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Genetic and Rare Diseases Information Center (GARD)

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Moebius syndrome


Other Names for this Disease
  • Absence or underdevelopment of the 6th and 7th cranial nerves
  • Congenital facial diplegia
  • Congenital facial diplegia syndrome
  • Congenital oculofacial paralysis
  • MBS
More Names
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Overview


Moebius syndrome is a rare neurological condition that primarily affects the muscles that control facial expression and eye movement. Signs and symptoms of the condition may include weakness or paralysis of the facial muscles; feeding, swallowing, and choking problems; excessive drooling; crossed eyes; lack of facial expression; eye sensitivity; high or cleft palate; hearing problems; dental abnormalities; bone abnormalities in the hands and feet; and/or speech difficulties.[1][2] Affected children often experience delayed development of motor skills (such as crawling and walking), although most eventually acquire these skills.[1] Moebius syndrome is caused by the absence or underdevelopment of the 6th and 7th cranial nerves, which control eye movement and facial expression. Other cranial nerves may also be affected.[2] There is no cure for Moebius syndrome, but proper care and treatment give many individuals a normal life expectancy.[2]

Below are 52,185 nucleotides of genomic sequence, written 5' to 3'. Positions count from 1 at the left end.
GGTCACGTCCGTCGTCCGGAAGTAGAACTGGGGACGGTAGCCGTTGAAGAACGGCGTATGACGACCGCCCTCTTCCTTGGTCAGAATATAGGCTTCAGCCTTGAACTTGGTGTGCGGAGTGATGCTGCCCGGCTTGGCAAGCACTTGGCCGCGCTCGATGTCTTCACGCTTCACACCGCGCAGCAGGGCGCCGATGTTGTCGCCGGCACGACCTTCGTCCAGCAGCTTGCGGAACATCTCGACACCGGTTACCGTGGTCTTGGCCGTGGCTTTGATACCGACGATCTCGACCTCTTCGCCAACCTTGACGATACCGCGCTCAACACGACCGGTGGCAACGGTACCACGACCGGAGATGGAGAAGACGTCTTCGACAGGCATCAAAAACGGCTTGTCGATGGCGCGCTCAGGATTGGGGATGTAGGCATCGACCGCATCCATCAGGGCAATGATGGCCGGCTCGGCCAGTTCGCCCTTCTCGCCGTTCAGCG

Last updated: 7/15/2013

References

  1. Moebius syndrome. Genetics Home Reference. July 2010; http://ghr.nlm.nih.gov/condition/moebius-syndrome. Accessed 3/11/2011.
  2. NINDS Moebius Syndrome Information Page. National Institute of Neurological Disorders and Stroke, National Institutes of Health. September 16, 2008; http://www.ninds.nih.gov/disorders/mobius/moebius.htm. Accessed 3/11/2011.
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Basic Information

  • Genetics Home Reference (GHR) contains information on Moebius syndrome. This website is maintained by the National Library of Medicine.
  • MedlinePlus was designed by the National Library of Medicine to help you research your health questions, and it provides more information about this topic.
  • The National Institute of Neurological Disorders and Stroke (NINDS) collects and disseminates research information related to neurological disorders. Click on the link to view information on this topic.
  • The National Organization for Rare Disorders (NORD) is a federation of more than 130 nonprofit voluntary health organizations serving people with rare disorders. Click on the link to view information on this topic.

In Depth Information

  • Medscape Reference provides information on this topic. Click on the link to view this information. You may need to register to view the medical textbook, but registration is free.
  • OMIM is an catalog of human genes and genetic disorders. Each entry has a summary of related medical articles. It is meant for health care professionals and researchers. OMIM is maintained by Johns Hopkins University School of Medicine. 
  • Orphanet is a European reference portal for information on rare diseases and orphan drugs.  Access to this database is free of charge.
  • PubMed is a searchable database of medical literature and lists journal articles that discuss Moebius syndrome. Click on the link to view a sample search on this topic.